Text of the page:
The devastation caused by Hurricane Sandy will be felt by Shore residents for years if not decades. Nevertheless, the destruction at Shore communities will cause some residents to relocate and not try to rebuild their homes and businesses. Other residents will rebuild and hope that another “storm of the century” is just that, 100 years away.
The consequences of Sandy creates the opportunity for the people of New Jersey and the nation to have an adult, civil discussion about ocean front property, risk, insurance, and the role of government in land use.
Land can be owned by individuals, or a group of individuals for profit or nonprofit purposes. These would be examples of free market land use. Conversely, land could be “owned” by the federal government, a state or county government, or a city or municipality. Land “owned” by a government entity would be an example of socialism. Economic theory and practice reveals that socialism is the poorest allocator of any resource, especially land.
Under the centuries old Public Trust Doctrine, the people of New Jersey have the right to access the State’s beaches. In addition, “all levels of government, from federal to local, have the responsibility to preserve and protect the nation’s coast, ensuring adequate access to and use of tidal waterways and their shores to the public.” This assertion begs the question, who should own beachfront properties and how can access to the shore be established that respects private property rights?
Ideally, all beachfront property would be privately owned and the owners would determine the terms and use of the Shore just as they do as owners of single and multifamily homes, apartment buildings, shopping centers, etc. When it comes to beachfront property, however, the operating principles seem to be collectivism and egalitarianism. Under the Public Trust Doctrine, all levels of government are simply trustees for the land so the public’s access to the beach is secured. In other words, everyone has a “right” to access the beach.
The flaw in this model, the Public Trust Doctrine and federally subsidized flood insurance, has created the very conditions that led to massive destruction at the Shore. In other words, land collectivism and underpricing of flood insurance by the feds created the moral hazard of building on high risk land. And the storm of the century has exposed the inevitable consequences of land socialism.
Now the question is obvious: After the billions of dollars of damages to Shore communities, who should pay for rebuilding homes and business, repairing the infrastructure, replenishing the beaches, etc., must be addressed. Given the rules that were in place when people built or bought homes at the shore and opened businesses, the federal government through the National Flood Insurance Program, the state government, and local governments, should pony up the money to do what is necessary to make people whole. Taxes probably will have to rise at the state and local levels to pay to rebuild roads, bridges, etc.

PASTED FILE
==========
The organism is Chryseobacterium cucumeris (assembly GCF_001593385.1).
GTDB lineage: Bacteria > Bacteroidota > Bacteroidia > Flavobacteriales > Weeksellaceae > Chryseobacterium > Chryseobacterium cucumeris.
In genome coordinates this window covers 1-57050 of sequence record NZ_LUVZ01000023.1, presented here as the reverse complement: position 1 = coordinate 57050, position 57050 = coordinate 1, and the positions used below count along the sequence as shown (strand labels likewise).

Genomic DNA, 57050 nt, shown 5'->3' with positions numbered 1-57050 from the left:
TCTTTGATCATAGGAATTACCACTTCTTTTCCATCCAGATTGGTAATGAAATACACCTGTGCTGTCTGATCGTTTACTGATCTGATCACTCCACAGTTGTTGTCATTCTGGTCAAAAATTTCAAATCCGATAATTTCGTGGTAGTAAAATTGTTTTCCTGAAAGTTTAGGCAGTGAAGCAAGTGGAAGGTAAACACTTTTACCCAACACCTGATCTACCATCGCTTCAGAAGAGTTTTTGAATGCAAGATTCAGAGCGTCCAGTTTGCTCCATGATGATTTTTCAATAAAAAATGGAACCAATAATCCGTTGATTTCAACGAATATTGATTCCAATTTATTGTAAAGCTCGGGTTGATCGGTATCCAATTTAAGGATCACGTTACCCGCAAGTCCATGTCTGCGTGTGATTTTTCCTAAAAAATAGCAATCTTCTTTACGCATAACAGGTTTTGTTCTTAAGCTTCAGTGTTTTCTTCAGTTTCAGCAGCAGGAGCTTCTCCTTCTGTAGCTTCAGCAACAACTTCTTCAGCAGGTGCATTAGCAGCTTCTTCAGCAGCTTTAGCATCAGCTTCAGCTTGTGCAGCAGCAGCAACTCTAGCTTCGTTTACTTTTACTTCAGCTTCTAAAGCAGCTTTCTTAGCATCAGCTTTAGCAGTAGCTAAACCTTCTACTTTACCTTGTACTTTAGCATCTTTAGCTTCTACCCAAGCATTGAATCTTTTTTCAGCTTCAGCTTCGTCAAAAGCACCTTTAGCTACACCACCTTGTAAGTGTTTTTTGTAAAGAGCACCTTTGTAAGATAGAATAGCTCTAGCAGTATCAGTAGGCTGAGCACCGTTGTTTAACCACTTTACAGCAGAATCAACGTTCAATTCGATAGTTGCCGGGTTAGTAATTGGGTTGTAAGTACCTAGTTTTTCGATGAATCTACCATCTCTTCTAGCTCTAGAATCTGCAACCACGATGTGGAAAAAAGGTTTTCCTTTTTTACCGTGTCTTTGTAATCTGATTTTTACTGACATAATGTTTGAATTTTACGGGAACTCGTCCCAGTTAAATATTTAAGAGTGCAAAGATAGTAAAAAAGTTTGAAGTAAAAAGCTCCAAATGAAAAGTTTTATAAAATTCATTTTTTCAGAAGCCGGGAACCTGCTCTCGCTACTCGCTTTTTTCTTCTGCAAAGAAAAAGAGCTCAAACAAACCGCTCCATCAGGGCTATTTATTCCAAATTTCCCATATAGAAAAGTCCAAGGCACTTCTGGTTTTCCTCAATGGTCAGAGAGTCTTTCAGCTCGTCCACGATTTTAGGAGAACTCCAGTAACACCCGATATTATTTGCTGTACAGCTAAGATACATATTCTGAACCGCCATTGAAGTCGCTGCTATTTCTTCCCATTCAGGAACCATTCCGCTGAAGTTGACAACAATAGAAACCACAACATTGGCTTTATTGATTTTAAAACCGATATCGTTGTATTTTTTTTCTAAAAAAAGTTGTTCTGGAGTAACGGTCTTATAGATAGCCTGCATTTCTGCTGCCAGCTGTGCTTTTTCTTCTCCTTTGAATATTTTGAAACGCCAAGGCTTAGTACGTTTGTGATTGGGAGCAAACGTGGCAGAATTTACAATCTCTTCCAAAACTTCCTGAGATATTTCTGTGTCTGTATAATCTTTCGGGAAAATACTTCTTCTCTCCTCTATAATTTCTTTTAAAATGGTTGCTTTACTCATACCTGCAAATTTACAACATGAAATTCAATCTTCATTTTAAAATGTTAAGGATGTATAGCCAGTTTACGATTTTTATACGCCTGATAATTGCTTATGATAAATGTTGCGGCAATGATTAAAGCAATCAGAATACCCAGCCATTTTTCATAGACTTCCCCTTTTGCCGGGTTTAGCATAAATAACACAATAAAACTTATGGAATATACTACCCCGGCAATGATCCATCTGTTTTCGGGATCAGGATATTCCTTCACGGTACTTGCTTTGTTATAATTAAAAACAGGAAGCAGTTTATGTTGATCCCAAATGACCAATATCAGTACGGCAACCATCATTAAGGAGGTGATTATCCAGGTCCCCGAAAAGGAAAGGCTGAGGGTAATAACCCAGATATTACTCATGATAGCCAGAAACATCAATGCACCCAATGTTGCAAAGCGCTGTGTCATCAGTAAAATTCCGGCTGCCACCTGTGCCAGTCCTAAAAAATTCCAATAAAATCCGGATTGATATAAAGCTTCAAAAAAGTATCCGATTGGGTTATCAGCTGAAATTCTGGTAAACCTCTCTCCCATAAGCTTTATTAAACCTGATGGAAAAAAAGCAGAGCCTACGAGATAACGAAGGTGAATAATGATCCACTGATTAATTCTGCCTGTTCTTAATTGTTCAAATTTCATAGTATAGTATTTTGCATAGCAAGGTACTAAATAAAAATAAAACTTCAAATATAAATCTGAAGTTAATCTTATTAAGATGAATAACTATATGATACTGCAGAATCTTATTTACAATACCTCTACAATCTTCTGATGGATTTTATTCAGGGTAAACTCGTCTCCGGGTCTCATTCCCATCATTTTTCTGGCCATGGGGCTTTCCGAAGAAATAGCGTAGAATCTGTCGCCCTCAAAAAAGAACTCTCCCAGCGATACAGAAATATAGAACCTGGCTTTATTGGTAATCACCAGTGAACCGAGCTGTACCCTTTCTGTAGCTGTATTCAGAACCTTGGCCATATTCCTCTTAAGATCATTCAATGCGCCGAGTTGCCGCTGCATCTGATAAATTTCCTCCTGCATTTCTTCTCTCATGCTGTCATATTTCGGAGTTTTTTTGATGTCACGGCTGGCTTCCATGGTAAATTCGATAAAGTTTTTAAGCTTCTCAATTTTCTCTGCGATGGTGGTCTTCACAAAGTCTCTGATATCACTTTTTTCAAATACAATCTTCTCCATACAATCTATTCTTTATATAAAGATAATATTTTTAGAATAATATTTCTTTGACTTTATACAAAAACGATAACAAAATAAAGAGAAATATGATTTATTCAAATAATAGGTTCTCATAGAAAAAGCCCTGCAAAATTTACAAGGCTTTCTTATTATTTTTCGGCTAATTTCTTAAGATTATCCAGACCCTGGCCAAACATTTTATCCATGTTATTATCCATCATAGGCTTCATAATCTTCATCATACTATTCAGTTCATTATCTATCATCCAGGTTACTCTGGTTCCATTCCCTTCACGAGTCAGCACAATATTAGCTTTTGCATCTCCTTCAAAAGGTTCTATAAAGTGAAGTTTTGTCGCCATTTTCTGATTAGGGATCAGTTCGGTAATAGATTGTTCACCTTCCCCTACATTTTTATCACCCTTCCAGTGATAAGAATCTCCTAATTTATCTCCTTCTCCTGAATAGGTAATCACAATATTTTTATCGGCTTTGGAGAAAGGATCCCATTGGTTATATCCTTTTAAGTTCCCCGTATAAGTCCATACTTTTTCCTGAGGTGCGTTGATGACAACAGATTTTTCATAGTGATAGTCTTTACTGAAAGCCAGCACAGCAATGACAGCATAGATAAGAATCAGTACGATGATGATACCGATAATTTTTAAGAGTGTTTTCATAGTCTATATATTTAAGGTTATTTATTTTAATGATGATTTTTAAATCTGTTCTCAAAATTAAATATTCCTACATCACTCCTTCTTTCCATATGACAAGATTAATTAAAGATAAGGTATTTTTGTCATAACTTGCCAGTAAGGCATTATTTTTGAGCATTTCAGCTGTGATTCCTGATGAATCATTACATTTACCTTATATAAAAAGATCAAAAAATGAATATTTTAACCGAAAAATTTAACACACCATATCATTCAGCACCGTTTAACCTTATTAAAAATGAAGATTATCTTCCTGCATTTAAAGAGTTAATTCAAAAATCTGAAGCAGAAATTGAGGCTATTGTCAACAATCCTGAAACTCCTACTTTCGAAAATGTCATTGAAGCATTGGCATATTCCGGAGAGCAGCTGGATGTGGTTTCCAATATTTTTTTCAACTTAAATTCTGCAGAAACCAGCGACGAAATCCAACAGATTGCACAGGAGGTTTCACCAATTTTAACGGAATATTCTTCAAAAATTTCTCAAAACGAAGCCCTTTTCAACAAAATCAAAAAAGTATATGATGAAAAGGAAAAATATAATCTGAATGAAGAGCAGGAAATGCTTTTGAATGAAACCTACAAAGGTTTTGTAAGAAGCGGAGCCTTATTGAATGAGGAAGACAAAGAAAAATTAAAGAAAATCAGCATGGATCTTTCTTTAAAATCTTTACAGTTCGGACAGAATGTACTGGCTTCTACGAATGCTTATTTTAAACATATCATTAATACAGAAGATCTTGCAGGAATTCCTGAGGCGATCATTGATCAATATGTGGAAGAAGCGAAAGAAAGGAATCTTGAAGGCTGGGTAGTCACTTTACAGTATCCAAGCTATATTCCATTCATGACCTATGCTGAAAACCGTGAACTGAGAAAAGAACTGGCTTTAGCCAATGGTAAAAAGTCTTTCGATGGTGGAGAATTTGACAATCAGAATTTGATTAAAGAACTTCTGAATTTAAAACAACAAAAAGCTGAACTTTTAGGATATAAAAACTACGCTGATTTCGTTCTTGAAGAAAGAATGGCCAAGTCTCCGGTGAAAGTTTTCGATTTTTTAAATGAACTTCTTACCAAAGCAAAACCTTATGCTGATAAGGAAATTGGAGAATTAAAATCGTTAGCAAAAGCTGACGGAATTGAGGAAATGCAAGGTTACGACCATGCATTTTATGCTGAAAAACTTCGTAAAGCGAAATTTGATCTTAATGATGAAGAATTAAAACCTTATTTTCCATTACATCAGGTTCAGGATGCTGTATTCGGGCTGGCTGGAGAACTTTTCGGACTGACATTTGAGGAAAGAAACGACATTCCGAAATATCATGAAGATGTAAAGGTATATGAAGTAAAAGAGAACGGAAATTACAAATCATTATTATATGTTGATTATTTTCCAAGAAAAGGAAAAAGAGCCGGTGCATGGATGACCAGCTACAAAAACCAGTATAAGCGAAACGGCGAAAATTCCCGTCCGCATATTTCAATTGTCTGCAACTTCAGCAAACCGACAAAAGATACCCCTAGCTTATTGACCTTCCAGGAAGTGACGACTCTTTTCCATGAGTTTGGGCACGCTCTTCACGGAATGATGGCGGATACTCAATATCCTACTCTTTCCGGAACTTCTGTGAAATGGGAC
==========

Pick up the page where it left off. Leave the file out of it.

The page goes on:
However, there should be one caveat in providing funds from the feds, Trenton and local governments, a grand bargain if you will, future costs of rebuilding will be borne by the residents and businesses of the Shore communities and not taxpayers in other parts of the State and the nation. In short, we should rethink the Public Trust Doctrine, and eliminate the moral hazard of creating incentives for people to build on the highest risk land in the State.
One of the best ways to create a rational land use policy is for the Shore to be privatized so risk taking is no longer socialized. Auctioning off beach front property would make economic sense. Under a free enterprise land use model at the Shore, land owners would have “free access” to the beaches and charge for the amenities, restrooms, parking, umbrellas, etc. Another model would require a beach access fee. In other words, there would be a myriad of land use models that would be consistent with a our founding principles of free enterprise and limited government.
It is time we abolish socialized risk. The destruction at the Shore and the costs to taxpayers prove once again that collectivism carries a high price tag for the public.
Murray Sabrin is professor of finance at Ramapo College and blogs at www.MurraySabrin.com
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"When you're asked to cast a vote on a bill and it seems innocuous, and it's got a hidden land mine that perhaps only an expert would see, it would sort of behoove those experts to tell us in advance rather than make us look, shall we say, a little bit indecisive later on." - Assemblyman Michael Patrick Carroll (R-25).- NJTV
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